[Top][All Lists]

[Date Prev][Date Next][Thread Prev][Thread Next][Date Index][Thread Index]

Re: User-space device drivers: ``interface to interrupt hardware'' (was:

From: Marcus Brinkmann
Subject: Re: User-space device drivers: ``interface to interrupt hardware'' (was: writing device drivers in Java)
Date: Sun, 23 Sep 2007 19:15:02 +0200
User-agent: Wanderlust/2.14.0 (Africa) SEMI/1.14.6 (Maruoka) FLIM/1.14.8 (Shijō) APEL/10.6 Emacs/23.0.0 (i486-pc-linux-gnu) MULE/6.0 (HANACHIRUSATO)

At Tue, 18 Sep 2007 21:09:15 +0200,
Thomas Schwinge <tschwinge@gnu.org> wrote:
> I'm also interested in that, I may add.  I was -- already some months
> ago; then I had to interrupt because of more stringent issues taking over
> -- thinking about attempting such a project, starting with reading papers
> about (a proposal for?) L4's way of handling hardware interrupts in user
> space servers.  <http://os.inf.tu-dresden.de/~hohmuth/prj/omega0.ps.gz>
> -- ``Omega0 -- a portable interface to interrupt hardware for L4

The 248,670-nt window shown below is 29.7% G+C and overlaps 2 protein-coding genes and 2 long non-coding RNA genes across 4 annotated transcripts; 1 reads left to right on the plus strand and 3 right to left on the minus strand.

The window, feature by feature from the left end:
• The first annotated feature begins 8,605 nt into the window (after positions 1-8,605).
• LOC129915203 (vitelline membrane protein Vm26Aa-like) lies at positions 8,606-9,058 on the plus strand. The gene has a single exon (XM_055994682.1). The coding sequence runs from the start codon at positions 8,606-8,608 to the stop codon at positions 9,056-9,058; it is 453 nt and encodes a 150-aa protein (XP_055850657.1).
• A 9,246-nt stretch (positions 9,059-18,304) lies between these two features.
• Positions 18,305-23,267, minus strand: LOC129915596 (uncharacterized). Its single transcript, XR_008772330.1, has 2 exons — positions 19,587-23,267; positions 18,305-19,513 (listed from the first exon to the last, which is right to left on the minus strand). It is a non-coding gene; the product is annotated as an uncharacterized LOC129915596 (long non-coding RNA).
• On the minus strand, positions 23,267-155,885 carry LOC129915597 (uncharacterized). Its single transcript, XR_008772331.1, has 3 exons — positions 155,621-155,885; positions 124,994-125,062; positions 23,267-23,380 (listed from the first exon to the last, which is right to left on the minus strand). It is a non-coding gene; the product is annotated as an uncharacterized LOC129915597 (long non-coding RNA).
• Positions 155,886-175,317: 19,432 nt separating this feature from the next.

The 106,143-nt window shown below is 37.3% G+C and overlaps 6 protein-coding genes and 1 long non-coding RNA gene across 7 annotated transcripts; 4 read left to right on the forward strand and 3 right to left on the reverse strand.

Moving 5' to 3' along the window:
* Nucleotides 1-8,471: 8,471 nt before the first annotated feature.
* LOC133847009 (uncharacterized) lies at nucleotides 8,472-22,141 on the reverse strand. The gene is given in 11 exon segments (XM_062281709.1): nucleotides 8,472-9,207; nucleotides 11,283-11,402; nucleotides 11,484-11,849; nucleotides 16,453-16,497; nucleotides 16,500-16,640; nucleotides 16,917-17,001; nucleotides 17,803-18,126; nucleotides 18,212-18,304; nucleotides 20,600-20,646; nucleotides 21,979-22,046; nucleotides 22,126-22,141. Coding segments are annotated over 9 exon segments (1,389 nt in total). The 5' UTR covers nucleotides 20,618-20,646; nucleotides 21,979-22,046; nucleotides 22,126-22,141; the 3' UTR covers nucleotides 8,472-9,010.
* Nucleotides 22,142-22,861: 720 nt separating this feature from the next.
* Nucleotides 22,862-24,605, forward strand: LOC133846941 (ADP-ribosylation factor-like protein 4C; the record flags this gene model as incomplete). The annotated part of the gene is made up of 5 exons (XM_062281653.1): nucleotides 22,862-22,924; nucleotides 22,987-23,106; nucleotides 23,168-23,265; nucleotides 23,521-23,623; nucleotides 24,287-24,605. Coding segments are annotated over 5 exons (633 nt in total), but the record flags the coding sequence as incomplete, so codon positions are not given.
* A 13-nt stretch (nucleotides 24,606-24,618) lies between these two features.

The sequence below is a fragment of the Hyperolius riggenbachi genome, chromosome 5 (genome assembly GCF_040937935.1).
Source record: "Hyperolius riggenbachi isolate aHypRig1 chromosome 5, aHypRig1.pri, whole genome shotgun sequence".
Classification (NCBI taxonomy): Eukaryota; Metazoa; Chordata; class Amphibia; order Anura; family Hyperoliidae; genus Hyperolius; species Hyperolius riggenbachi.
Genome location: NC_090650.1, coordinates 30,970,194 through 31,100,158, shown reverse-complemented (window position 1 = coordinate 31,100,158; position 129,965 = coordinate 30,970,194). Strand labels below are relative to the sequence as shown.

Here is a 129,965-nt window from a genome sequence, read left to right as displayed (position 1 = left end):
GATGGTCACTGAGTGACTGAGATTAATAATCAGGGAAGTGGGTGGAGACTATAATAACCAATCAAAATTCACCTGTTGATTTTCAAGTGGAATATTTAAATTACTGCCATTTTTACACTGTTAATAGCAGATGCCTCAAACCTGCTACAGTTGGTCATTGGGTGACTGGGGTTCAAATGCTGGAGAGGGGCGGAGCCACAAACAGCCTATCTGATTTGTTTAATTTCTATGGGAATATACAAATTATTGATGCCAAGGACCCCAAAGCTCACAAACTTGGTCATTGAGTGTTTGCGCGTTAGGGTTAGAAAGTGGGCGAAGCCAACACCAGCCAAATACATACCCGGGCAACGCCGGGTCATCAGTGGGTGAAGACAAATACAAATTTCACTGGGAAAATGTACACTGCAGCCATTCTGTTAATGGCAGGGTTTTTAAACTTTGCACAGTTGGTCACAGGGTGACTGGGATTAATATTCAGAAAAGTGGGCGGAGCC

> systems.'' by J. Löser and M. Hohmuth.
> Can any of the L4-savvy people (Marcus?, Neal?) comment on this?  Is this
> feasible for Mach as well?  Is this what L4 is still using?  I can see
> code for this in the TU Dresden L4 repository, so i guess they're
> actually actively using this proposed interface?
> What is Minix doing?  Or other microkernel-based systems?

From a microkernel perspective, user space drivers are rather simple.
You need IRQ delivery and DMA transfer.

IRQ delivery can be modeled as an RPC from the device (as a virtual
thread) to the user space server.  The microkernel might have to do
some masking, and you can have elaborate arguments about when
interrupts should be acknowledged, but the basic model stays the same.

DMA access can be modeled as shared memory between the device (as a
virtual address space) and the driver.  There are two caveats: The
driver may need to know the physical address of the mapped memory, and
for some old hardware like ISA there may be a restriction on the
physical address (below 1 MB or whatever).

However, for practical reasons, there is an additional requirement:
The microkernel-imposed overhead due to additional context switches
must be low enough.


reply via email to

[Prev in Thread] Current Thread [Next in Thread]